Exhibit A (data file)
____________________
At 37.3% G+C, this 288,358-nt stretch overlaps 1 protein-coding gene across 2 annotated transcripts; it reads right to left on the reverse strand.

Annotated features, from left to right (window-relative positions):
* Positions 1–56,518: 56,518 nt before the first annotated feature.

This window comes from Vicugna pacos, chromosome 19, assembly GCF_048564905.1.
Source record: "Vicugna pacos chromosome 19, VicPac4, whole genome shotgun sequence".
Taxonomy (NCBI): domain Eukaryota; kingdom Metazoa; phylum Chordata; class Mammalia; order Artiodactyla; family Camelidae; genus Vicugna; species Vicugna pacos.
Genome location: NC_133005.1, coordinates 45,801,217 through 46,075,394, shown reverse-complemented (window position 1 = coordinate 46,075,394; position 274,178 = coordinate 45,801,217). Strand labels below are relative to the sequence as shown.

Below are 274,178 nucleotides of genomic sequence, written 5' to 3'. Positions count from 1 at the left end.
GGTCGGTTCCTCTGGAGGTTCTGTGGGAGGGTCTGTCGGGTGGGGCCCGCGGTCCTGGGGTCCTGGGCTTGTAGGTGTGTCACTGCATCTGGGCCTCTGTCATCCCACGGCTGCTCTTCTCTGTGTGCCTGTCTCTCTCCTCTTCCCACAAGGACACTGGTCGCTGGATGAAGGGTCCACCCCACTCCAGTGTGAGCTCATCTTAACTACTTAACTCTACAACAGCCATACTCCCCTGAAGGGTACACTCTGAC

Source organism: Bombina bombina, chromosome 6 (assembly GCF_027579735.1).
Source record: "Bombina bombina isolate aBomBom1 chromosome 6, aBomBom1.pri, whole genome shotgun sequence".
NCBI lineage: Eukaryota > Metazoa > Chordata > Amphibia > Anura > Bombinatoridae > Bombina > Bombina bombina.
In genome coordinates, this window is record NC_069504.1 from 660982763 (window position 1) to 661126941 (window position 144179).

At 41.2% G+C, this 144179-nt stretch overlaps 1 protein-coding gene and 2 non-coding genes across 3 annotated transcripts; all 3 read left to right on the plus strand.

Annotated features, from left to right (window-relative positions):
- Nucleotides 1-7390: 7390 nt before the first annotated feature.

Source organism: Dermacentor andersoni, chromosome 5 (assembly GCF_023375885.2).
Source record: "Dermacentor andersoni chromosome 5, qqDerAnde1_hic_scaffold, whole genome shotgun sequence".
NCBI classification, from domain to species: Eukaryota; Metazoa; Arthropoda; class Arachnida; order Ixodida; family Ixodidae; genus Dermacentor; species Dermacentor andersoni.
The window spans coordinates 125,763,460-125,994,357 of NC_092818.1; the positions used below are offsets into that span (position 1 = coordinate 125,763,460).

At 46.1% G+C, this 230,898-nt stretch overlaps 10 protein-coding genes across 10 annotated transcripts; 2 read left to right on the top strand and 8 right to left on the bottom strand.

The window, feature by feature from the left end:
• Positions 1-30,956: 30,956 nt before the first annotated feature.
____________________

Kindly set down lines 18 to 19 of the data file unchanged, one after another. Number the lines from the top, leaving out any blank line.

Source record: "Dermacentor andersoni chromosome 5, qqDerAnde1_hic_scaffold, whole genome shotgun sequence".
NCBI classification, from domain to species: Eukaryota; Metazoa; Arthropoda; class Arachnida; order Ixodida; family Ixodidae; genus Dermacentor; species Dermacentor andersoni.